That developer is Inti Creates, a group formed by ex-Capcom staff in 1996. It’s a company that is much-beloved by its fans, but which has, over the years, tended to beaver away at things quietly in the background rather than becoming a real household name like some other more high-profile Japanese development outfits.

That’s a bit of a shame, so that’s what this month is all about; specifically, it’s about the company’s recent output, presenting a variety of modern-day takes on traditional side-scrollers from the 8- and 16-bit eras.

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Namco Essentials: Sky Kid

While I was familiar with most of the other games in the Namco Museum collection for Switch, one that I hadn’t come across before was Sky Kid.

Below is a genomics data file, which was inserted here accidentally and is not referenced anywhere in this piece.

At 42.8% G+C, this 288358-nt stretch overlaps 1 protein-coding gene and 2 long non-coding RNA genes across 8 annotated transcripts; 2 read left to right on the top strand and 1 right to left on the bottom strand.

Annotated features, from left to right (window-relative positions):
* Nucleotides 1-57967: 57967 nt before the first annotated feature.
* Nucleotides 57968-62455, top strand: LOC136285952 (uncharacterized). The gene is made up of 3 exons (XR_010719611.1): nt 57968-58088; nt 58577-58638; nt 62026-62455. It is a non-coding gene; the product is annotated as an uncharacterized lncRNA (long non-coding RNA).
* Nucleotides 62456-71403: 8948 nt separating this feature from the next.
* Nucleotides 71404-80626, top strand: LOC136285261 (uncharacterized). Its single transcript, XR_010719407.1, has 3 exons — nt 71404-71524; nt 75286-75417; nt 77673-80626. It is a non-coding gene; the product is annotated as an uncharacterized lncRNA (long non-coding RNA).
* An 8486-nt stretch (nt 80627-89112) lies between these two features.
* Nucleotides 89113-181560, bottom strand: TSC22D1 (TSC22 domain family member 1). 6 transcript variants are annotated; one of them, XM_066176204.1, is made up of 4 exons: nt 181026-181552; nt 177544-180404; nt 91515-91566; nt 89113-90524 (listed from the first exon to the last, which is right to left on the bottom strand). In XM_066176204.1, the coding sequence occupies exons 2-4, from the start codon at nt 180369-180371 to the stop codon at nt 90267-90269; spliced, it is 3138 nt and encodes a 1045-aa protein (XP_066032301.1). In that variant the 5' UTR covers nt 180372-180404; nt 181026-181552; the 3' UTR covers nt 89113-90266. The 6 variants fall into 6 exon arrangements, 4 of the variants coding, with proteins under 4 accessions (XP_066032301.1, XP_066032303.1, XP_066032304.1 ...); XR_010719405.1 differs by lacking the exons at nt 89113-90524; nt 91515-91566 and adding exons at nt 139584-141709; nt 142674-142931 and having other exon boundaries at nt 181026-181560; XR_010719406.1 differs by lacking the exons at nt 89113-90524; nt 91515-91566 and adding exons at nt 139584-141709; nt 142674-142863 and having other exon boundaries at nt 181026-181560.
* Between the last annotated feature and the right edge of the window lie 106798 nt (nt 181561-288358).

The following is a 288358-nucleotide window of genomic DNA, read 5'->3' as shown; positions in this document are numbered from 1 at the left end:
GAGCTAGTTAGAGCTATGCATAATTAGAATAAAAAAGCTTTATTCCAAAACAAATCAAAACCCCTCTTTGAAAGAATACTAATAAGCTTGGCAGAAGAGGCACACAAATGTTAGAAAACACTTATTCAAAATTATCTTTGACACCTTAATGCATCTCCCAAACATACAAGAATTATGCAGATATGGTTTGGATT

First released in 1985, Sky Kid is a horizontally scrolling shoot ’em up based on the company’s Pac-Land hardware introduced the previous year. Indeed, this fact is fairly obvious, as the two games have a similar aesthetic, and in a later mission there is even a billboard where Pac-Man in his Pac-Land incarnation (sporting arms and legs) makes a cameo appearance.

It’s the first of Namco’s games to support two players simultaneously, and aside from all that, it’s an entertaining, interesting take on the arcade shoot ’em up.

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Namco Essentials: Dig Dug